This course overviews the field of computer engineering and provides an appreciation of the computer engineering curriculum. Fundamental concepts of computers, computing and engineering design are introduced. Topics include basic circuits, number systems, digital logic, computer organization, programming in the Matlab environment, teamwork, communication skills, ethics and professionalism, historical background and global, societal and environmental issues related to computers. Lab exercises familiarize students with lab equipment, experiments and data analysis.
CMPE-160
3 Credits
The course covers the specification, analysis, and design of basic digital systems, including the design of combinational and sequential circuits using basic logic components: AND, OR, INV, NAND, NOR, and XOR. Standard modules, such as decoders, multiplexers, shifter registers, adders, and counters, will be analyzed. Lectures will discuss fundamental design methodologies using Karnaugh Maps as well as Mealy and Moore state machines. The laboratory provides hands-on experiences of the design, implementation, and testing of digital systems using SSI, MSI, and FPGA components as well as CAD tools.
CMPE-460
4 Credits
This course covers various sensors, motors, signal conditioning circuits including amplification, filtering, level shifting, ADC, and DAC. Modern tools, such as Keil ARM MDK and PSpice will be used to simulate and debug modern microcontrollers, such as NXP Kinetis, analog active filters, and operational amplifier application circuits. Each team of two students is required to design a complete data acquisition system from sensors, amplification, filtering, ADC, and DAC to analog outputs through either wired transmission or wireless transmission circuits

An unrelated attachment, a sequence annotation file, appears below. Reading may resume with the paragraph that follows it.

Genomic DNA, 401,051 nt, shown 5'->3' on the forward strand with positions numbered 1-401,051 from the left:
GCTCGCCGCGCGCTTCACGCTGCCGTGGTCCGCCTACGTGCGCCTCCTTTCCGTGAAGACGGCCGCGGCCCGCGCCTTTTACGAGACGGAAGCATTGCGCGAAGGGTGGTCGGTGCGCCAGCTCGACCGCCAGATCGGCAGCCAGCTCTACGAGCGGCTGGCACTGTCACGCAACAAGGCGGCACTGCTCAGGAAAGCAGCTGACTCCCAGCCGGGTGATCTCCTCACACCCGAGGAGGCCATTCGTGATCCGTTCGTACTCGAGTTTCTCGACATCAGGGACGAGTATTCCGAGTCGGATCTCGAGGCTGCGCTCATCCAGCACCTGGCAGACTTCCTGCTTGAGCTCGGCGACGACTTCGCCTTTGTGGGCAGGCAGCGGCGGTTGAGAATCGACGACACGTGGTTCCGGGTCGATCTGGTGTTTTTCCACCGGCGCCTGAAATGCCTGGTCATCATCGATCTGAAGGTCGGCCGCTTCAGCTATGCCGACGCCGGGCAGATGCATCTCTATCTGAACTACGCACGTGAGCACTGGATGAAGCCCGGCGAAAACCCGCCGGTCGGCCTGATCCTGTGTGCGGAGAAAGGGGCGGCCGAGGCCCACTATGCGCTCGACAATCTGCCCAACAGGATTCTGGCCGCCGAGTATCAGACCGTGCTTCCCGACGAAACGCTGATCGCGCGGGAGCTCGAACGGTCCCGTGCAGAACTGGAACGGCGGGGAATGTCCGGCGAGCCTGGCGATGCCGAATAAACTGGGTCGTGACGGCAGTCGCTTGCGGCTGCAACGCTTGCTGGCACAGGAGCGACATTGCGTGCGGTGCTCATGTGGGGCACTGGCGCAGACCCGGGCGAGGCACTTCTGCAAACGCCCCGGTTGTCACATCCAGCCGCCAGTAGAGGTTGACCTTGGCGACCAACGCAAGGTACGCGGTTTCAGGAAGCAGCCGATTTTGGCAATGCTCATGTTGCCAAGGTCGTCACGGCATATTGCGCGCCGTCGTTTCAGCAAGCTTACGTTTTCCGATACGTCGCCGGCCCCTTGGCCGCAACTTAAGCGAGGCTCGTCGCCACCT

CMPE-497
3 Credits
This is the first half of a two-semester design course oriented to the solution of engineering problems. The mission is to enhance engineering education through a capstone design experience that integrates engineering theory, principles and processes within a collaborative environment. Working in multidisciplinary teams and following an engineering design process, students will assess customer needs and engineering specifications, evaluate concepts, resolve major technical hurdles, and employ rigorous engineering principles to design a prototype which is fully tested and documented. Students may propose their own projects, which may have a primarily computer engineering focus and team, and which may begin with an entrepreneurial experience to establish the scope of the project for potential market and realistic prototype.
CMPE-496
3 Credits
The conclusion of a two-course capstone undergraduate design projects course in computer engineering. Students will have prepared for the multidisciplinary team project during the previous course and will have done detailed project analysis over the intervening period. This course begins with project design reviews presented to the class and selected faculty members. Project performance analysis and reliability are major metrics.
CMPE-495
3 Credits
The first course of a two-semester capstone undergraduate design projects course in computer engineering. Covers engineering design process and formulating project proposals. Students propose a team multidisciplinary design project, individually undertake an independent analysis of one of its subsystems, and formulate a formal team proposal for the project to be completed in the following course.